Weaknesses in industry cohesion costing kiwi farmers
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16 February 2016
Weaknesses in industry cohesion and international marketing are costing kiwi farmers
Federated Farmers Meat and Fibre Chair Rick Powdrell is calling for action to be taken to address issues in the marketing of kiwi lamb overseas – particularly in the UK – to prevent our sheep farmers continuing to face low returns.
Speaking at Federated Farmers Meat & Fibre Council in Wellington today, Mr Powdrell said meals featuring lamb had fallen 7% in the UK, while lamb consumption in the US was rising at 10% per year.
Mr Powdrell has just returned from the American Sheep Industry Conference in Scottsdale, Arizona, where he had seen first-hand some of the initiatives that are underpinning this growth.
“The US is a market where we have a Trilamb programme, jointly funded by industry bodies in Australia, New Zealand and the US, which is designed to influence consumer choice by raising awareness of the nutritional benefits of eating lamb,” Mr Powdrell says.
“The American industry is also working to improve the quality of their product, and chefs are playing their part by responding to changing consumer tastes through the cuts that feature on their menus, with many increasingly opting for lower grade cuts and offal.”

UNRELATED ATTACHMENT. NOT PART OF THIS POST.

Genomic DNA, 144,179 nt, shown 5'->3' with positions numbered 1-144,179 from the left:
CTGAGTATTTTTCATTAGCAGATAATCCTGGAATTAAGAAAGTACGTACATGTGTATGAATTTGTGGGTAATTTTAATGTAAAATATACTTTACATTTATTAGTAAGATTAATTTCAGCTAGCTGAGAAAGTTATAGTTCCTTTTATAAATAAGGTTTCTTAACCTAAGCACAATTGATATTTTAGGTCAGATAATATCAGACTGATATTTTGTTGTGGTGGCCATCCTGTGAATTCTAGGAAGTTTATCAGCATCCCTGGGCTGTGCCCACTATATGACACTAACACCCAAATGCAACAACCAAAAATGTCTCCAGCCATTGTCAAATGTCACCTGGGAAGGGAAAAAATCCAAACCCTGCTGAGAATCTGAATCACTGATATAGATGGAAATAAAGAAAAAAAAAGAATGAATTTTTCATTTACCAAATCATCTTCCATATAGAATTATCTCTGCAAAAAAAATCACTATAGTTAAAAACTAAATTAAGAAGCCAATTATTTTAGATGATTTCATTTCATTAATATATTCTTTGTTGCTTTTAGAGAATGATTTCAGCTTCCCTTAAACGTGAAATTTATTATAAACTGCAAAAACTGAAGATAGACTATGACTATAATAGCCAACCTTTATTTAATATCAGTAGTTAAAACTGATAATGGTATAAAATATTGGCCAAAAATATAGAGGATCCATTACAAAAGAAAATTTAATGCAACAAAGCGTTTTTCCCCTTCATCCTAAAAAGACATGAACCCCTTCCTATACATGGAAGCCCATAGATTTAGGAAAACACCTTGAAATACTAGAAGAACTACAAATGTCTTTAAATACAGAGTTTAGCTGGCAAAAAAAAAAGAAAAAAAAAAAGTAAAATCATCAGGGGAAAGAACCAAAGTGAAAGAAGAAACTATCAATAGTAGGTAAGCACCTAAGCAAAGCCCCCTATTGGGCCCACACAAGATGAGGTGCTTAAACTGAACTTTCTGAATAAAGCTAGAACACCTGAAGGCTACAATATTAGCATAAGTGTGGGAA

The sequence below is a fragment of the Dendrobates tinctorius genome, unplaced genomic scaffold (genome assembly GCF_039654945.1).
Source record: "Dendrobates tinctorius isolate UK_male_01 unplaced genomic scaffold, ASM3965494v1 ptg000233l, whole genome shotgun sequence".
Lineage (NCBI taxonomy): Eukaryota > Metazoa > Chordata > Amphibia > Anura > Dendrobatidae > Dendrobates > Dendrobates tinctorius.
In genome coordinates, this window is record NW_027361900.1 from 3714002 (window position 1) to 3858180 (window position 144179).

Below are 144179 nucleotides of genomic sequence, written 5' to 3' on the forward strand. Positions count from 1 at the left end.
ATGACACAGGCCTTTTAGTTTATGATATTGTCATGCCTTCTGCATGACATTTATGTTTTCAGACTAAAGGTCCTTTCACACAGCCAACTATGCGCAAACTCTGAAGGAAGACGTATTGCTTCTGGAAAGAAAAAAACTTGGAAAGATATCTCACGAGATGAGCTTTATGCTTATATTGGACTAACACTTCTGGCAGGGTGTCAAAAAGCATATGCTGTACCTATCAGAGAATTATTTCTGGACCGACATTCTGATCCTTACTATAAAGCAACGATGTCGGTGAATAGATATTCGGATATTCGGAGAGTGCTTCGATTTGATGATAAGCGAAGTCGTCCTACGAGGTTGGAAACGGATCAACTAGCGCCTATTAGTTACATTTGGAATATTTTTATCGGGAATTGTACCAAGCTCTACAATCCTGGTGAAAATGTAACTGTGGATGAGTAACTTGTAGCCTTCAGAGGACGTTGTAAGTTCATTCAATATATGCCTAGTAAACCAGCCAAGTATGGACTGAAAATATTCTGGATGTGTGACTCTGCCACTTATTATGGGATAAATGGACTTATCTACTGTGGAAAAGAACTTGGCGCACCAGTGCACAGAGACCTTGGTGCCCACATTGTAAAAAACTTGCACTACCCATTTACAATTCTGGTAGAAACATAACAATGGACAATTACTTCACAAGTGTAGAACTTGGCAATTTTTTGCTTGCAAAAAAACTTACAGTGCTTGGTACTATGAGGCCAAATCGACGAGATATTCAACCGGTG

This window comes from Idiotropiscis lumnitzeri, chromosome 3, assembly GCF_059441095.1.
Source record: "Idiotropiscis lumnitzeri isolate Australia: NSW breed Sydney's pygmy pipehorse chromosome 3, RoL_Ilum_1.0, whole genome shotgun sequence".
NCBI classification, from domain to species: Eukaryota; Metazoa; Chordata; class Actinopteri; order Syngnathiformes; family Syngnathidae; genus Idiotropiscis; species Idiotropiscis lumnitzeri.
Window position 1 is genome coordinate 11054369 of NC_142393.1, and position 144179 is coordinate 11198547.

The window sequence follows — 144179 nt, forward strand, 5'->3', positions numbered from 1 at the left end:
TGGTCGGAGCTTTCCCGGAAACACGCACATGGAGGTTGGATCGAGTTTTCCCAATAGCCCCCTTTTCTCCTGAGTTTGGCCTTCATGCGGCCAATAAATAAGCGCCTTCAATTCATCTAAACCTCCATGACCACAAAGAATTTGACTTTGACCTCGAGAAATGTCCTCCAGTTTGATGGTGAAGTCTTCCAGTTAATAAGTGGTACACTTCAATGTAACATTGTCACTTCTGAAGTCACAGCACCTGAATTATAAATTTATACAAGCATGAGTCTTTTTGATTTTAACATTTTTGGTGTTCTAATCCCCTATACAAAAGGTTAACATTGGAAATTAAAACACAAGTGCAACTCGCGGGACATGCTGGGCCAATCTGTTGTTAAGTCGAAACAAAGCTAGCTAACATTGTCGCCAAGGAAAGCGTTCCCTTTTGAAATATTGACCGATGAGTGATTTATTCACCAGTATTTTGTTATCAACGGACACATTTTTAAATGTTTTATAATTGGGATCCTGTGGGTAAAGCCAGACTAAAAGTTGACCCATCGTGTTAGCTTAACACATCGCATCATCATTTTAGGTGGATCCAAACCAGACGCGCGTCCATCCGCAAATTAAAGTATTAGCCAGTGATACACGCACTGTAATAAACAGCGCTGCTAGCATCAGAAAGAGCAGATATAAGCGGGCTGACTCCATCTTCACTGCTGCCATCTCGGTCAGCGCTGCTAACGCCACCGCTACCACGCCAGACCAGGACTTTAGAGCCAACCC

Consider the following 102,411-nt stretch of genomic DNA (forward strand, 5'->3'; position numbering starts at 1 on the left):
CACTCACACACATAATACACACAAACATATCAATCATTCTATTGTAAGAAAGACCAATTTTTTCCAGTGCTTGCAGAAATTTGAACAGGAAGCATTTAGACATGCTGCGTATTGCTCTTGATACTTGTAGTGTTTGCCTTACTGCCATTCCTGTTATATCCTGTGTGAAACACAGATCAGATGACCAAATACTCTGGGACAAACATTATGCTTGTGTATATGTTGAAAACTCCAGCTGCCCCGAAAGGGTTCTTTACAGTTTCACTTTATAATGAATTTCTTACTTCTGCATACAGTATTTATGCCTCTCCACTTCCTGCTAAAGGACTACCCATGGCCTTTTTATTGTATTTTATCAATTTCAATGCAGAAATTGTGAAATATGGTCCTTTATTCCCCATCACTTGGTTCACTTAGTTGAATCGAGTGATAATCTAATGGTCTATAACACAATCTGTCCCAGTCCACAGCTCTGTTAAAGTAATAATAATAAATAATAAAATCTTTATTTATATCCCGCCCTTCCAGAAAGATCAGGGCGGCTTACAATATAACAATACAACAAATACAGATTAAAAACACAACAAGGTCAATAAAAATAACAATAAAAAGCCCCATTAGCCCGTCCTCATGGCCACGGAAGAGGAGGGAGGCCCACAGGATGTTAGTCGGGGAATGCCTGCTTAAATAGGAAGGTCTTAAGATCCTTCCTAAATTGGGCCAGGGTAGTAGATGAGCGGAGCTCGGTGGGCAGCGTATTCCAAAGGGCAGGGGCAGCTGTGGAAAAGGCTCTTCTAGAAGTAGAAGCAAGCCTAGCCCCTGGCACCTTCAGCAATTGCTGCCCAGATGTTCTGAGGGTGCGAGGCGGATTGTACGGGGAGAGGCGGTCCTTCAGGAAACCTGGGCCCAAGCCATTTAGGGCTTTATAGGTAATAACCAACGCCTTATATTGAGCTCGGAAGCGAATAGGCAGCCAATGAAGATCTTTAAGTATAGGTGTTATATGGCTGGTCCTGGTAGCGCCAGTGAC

But Mr Powdrell says the UK is a market far removed from the US.
“Falling consumption of lamb in the UK reflects a failing of the industry to adapt to changing consumer tastes and the necessity to have a whole of industry approach that would best enable is to identify and respond to this.”
“It’s a huge concern and asks the question of whether those responsible for marketing lamb overseas are doing enough on behalf of kiwi sheep farmers?”
Mr Powdrell used today’s speech to call on meat industry leaders - industry bodies, meat companies and government agencies - to work together with Federated Farmers to develop a long-term sheep meat strategy.
“We need to unite our industry and work with others in the UK and other markets to ensure we are identifying and addressing changing consumer tastes and how lamb is marketed, cut packed and sold.”